It’s more than just a little treat here and there. When young adults reflect on their spending decisions, they’re filled with regret. And the stress about it all is really, really getting to them.
Nearly three-quarters of Americans have some type of financial regret, according to a recent Bankrate survey of nearly 3,700 adults. For the Gen Zers and millennials who feel this way, 60% and 57%, respectively, say it’s stressing them out more this year than last year—compared to just 45% of Gen Xers and 38% of baby boomers.
At the top of both millennials’ and Gen Z’s financial regrets: not socking away enough money for emergency expenses. No wonder; most of them think they’re unable to pay one month of expenses if they lost their job today.
While funding an emergency account has long been a “high-priority financial goal” for Americans of all ages, younger workers struggle more to meet that goal than older workers, Suzanne Schmitt, head of financial wellness at New York Life, told Fortune. Because they’ve had a longer time to build wealth, boomers’ emergency savings accounts are significantly beefier than those of millennials and Gen Zers. Millennials, generally no less frugal than their forebears, have spent their adulthood struggling to build wealth thanks to two recessions, a pandemic, an unforgiving housing market, and a historic student debt crisis. And over 30% of Gen Zers, who have also had their fair share of economic challenges, have no emergency savings at all.
The need for an emergency fund is growing; several studies have found that since the pandemic, over half of Americans say an emergency fund is more crucial now than ever before and that they wouldn’t be able to afford an emergency $1,000 expense right now.
It’s not millennials’ and Gen Z’s only financial regret, though. For both age groups, “taking on too much credit card debt” was their second-place regret, followed by “not saving for retirement early enough” for millennials and “taking on too much student debt” for Gen Zers.
Everyone is more concerned about their savings than their debt
Despite mounting debt and interest rates, savings-related regrets continue to outpace debt-related regrets, Greg McBride, Bankrate’s Chief Financial Analyst, wrote in the report. Failing to save enough money weighed more on Americans’ conscience than overpaying on their mortgage, education, or credit card purchases.
Overall, the largest share of adults surveyed with a financial regret said their biggest one is neglecting to save for retirement earlier on in their careers (21%), followed by taking on too much credit card debt (15%), and failing to save sufficient money for emergency expenses (14%). Boomers and Gen X were more likely than younger generations to regret not saving enough for retirement, which makes sense considering that’s the life stage they’re currently in or approaching.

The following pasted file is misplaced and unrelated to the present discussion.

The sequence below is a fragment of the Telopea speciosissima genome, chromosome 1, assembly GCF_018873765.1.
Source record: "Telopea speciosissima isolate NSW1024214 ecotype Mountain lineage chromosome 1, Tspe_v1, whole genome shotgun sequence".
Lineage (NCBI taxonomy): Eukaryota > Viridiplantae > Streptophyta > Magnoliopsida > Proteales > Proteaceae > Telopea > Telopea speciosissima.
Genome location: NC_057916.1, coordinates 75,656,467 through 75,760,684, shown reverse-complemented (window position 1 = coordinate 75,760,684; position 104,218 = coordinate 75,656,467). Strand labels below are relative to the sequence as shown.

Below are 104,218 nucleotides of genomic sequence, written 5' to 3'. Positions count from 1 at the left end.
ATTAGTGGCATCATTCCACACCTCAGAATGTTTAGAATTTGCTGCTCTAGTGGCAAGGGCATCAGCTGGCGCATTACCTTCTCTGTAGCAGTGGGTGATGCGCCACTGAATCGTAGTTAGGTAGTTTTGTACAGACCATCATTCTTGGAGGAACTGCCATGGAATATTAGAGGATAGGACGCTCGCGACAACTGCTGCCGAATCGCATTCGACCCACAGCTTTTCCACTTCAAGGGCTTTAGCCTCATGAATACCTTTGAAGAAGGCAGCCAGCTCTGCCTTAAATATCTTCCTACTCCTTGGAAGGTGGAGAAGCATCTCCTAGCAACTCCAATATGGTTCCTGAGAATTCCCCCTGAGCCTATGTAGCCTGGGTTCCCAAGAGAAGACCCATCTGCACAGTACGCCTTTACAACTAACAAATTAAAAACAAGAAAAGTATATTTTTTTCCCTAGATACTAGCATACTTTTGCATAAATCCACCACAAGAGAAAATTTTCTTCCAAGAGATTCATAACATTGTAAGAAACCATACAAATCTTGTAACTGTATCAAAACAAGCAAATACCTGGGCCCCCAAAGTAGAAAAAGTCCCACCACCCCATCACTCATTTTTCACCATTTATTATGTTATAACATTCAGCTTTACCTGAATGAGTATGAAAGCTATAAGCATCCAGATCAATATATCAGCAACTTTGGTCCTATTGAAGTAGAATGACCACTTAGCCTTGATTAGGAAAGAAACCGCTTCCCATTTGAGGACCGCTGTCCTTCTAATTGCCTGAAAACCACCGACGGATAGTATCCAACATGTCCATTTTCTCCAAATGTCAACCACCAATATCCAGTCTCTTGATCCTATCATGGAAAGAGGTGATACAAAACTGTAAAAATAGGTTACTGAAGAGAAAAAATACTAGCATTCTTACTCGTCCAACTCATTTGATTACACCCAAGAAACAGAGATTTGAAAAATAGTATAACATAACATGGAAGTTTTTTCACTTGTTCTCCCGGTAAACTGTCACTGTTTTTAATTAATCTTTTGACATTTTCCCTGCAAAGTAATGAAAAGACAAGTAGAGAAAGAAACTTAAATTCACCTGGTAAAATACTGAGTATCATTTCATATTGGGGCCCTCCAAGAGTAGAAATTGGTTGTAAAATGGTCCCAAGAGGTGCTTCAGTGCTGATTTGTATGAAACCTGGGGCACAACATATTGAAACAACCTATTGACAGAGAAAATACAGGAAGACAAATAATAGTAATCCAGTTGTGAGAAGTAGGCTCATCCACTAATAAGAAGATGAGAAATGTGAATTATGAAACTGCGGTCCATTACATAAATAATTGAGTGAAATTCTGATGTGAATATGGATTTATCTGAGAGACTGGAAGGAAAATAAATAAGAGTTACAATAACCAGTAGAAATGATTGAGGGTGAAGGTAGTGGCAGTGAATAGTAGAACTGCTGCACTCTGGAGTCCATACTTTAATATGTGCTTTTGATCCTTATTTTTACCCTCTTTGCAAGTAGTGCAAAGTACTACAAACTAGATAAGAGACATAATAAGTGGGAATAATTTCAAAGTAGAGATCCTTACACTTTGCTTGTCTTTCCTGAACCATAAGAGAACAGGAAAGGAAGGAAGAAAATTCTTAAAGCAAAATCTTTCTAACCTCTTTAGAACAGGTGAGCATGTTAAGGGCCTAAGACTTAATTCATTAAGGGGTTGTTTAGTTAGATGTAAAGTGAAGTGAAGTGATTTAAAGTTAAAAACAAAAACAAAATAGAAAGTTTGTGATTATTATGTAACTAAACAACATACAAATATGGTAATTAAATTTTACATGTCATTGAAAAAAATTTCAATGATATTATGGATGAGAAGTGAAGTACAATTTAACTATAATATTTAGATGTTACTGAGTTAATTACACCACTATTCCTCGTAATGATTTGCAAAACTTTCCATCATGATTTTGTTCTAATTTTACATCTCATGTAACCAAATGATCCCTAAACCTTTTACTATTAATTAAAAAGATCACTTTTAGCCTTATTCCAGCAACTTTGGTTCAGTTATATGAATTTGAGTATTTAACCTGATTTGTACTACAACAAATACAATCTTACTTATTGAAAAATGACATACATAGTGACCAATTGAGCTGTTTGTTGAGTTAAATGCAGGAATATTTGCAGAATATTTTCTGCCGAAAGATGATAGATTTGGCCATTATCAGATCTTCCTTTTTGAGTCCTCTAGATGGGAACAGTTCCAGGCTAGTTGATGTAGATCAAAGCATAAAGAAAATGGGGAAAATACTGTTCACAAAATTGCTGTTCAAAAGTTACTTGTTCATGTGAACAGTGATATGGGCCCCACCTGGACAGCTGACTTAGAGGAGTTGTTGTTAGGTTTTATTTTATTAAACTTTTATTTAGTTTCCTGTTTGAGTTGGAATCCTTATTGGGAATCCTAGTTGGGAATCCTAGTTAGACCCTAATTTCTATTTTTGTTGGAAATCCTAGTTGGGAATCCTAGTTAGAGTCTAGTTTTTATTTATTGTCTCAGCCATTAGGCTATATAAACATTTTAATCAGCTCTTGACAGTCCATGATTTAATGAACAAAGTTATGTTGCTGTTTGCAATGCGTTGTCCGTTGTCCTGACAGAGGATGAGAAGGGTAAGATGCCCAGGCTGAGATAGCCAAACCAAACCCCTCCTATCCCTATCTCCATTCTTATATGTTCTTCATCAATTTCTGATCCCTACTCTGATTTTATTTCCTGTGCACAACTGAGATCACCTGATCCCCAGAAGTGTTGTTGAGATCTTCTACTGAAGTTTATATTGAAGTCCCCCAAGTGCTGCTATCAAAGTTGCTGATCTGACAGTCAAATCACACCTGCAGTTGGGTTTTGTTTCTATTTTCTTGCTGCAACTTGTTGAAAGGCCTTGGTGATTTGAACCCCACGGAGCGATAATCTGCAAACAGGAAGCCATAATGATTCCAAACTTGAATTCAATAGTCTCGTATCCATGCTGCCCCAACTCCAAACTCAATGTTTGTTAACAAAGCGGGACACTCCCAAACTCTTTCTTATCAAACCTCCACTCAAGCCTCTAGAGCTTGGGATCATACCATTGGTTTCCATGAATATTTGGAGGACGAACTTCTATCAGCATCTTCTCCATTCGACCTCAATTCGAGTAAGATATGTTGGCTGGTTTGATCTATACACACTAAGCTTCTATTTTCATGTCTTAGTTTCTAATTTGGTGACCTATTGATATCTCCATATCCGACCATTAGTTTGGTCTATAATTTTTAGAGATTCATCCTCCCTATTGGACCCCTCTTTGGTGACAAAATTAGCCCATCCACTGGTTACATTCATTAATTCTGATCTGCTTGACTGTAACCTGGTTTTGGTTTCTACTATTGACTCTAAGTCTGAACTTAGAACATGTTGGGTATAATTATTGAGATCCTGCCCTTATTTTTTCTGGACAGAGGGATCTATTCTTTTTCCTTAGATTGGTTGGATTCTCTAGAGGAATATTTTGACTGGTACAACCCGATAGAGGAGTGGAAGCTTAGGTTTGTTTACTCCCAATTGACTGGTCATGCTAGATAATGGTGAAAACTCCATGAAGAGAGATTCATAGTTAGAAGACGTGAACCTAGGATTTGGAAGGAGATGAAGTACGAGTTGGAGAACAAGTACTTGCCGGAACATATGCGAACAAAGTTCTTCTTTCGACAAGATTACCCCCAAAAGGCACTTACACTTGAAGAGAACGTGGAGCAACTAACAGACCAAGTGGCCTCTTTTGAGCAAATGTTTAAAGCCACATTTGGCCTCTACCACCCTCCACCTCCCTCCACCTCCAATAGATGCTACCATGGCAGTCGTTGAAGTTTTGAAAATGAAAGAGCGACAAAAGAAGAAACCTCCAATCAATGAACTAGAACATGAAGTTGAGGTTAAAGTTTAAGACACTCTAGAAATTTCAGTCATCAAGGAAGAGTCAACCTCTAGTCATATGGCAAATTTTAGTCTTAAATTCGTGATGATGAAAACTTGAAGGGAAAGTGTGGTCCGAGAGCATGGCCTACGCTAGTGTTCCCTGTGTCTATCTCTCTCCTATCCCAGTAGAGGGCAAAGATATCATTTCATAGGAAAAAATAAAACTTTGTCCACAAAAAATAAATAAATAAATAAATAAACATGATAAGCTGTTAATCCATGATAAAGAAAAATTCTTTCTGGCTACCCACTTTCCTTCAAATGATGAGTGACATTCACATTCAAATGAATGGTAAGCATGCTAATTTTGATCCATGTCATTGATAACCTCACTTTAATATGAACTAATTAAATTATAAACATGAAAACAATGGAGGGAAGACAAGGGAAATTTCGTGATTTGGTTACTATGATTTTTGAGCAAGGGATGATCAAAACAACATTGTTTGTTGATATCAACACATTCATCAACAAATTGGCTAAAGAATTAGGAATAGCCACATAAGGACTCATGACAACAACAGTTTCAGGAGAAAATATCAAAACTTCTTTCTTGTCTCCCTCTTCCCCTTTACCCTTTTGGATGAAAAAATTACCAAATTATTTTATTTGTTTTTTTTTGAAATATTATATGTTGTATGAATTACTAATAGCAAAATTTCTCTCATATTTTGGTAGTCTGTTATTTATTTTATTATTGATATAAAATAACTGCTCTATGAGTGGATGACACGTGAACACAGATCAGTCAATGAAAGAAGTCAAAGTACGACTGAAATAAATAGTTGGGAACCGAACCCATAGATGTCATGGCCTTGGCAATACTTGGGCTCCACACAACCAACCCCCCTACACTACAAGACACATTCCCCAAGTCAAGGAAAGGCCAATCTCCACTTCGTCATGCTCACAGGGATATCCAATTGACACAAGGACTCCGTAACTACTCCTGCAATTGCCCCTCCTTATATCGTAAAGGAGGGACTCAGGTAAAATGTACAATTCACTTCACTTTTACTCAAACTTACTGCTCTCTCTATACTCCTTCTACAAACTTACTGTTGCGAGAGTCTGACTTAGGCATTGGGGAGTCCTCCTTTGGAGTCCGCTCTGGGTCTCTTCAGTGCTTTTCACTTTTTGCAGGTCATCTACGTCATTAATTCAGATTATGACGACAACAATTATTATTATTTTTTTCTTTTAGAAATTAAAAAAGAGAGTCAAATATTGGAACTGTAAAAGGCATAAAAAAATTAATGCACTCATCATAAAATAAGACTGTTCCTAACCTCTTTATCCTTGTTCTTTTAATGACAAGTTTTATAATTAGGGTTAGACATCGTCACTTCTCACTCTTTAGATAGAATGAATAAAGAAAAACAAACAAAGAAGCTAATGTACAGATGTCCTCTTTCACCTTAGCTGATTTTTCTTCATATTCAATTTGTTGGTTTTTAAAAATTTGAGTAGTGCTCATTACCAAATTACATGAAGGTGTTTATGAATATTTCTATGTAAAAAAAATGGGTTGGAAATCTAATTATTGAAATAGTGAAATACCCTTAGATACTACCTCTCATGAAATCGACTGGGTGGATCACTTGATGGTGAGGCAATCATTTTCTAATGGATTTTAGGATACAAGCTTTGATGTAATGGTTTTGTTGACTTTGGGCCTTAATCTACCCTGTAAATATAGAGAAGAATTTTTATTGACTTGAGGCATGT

But when you consider that boomers benefited from a stronger economy, the fact that even they feel their retirement savings aren’t enough might be a bad sign for younger generations, whose onramp to financial independence has been infinitely more fraught (nearly 80% of young workers still rely on their boomer parents for money).
Experts say $1 million is no longer enough to retire, and Americans are feeling it. The share of workers who don’t feel confident that they’ll ever be able to comfortably retire—period—has more than doubled (from 10% to 24%) since 2021, per a BlackRock report. Gen Zers felt the least confident.
“The onset of the COVID-19 pandemic rocked the economy as Gen Z entered young adulthood,” Charlie Pastor, a financial planner, told Fortune’s Alicia Adamczyk. “Older generations should understand that the next generation of savers has seen a lot of economic turbulence in a short period of time.” Between historic interest rates, hundreds of thousands of layoffs, and the ever-vanishing possibility of owning property or escaping student debt, that may be an understatement. Yet, as Bankrate finds, the regrets over missed opportunities still linger.
“The power of compounding has the potential to magnify regrets about foregone savings over time as a ‘what could have been’ realization becomes more stark,” McBride explained. “At a modest 6.5% annual return, every dollar you put away in your 20s becomes $17 by the time you retire.” Put another way, McBride added, every dollar you don’t invest in your twenties “is $17 you won’t have in retirement.”
But young workers, despite having less saved up, are nonetheless working to build a solid foundation. Gen Z workers were more likely to invest in their company’s retirement plan than colleagues in older generations were at their age in 2021. That suggests Gen Z is more future-minded than they give themselves credit for.